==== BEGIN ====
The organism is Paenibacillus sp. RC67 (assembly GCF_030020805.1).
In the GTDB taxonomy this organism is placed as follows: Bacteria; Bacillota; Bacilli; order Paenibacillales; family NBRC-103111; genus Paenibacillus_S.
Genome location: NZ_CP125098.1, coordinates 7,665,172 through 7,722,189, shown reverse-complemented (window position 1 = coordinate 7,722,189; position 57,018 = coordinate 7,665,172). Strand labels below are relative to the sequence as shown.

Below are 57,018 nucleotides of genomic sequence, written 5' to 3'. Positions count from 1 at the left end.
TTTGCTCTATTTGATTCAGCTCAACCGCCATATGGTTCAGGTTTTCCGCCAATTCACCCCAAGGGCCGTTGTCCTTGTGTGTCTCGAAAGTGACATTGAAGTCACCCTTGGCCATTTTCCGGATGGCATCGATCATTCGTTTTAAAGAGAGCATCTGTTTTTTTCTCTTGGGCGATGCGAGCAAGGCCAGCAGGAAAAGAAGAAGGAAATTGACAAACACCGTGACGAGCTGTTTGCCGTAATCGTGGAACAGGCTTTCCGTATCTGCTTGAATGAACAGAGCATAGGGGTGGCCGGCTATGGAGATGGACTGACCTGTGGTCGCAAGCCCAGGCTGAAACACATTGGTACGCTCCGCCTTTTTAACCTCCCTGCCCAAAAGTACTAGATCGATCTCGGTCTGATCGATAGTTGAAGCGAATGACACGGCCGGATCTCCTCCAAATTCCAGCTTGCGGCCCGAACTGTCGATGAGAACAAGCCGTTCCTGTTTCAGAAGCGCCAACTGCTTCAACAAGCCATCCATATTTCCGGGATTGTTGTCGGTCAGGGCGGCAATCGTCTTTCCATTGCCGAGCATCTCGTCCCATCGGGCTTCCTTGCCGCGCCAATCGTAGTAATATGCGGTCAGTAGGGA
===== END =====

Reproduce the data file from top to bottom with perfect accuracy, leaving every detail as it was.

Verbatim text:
The organism is Paenibacillus sp. RC67 (assembly GCF_030020805.1).
In the GTDB taxonomy this organism is placed as follows: Bacteria; Bacillota; Bacilli; order Paenibacillales; family NBRC-103111; genus Paenibacillus_S.
Genome location: NZ_CP125098.1, coordinates 7,665,172 through 7,722,189, shown reverse-complemented (window position 1 = coordinate 7,722,189; position 57,018 = coordinate 7,665,172). Strand labels below are relative to the sequence as shown.

Below are 57,018 nucleotides of genomic sequence, written 5' to 3'. Positions count from 1 at the left end.
TTTGCTCTATTTGATTCAGCTCAACCGCCATATGGTTCAGGTTTTCCGCCAATTCACCCCAAGGGCCGTTGTCCTTGTGTGTCTCGAAAGTGACATTGAAGTCACCCTTGGCCATTTTCCGGATGGCATCGATCATTCGTTTTAAAGAGAGCATCTGTTTTTTTCTCTTGGGCGATGCGAGCAAGGCCAGCAGGAAAAGAAGAAGGAAATTGACAAACACCGTGACGAGCTGTTTGCCGTAATCGTGGAACAGGCTTTCCGTATCTGCTTGAATGAACAGAGCATAGGGGTGGCCGGCTATGGAGATGGACTGACCTGTGGTCGCAAGCCCAGGCTGAAACACATTGGTACGCTCCGCCTTTTTAACCTCCCTGCCCAAAAGTACTAGATCGATCTCGGTCTGATCGATAGTTGAAGCGAATGACACGGCCGGATCTCCTCCAAATTCCAGCTTGCGGCCCGAACTGTCGATGAGAACAAGCCGTTCCTGTTTCAGAAGCGCCAACTGCTTCAACAAGCCATCCATATTTCCGGGATTGTTGTCGGTCAGGGCGGCAATCGTCTTTCCATTGCCGAGCATCTCGTCCCATCGGGCTTCCTTGCCGCGCCAATCGTAGTAATATGCGGTCAGTAGGGA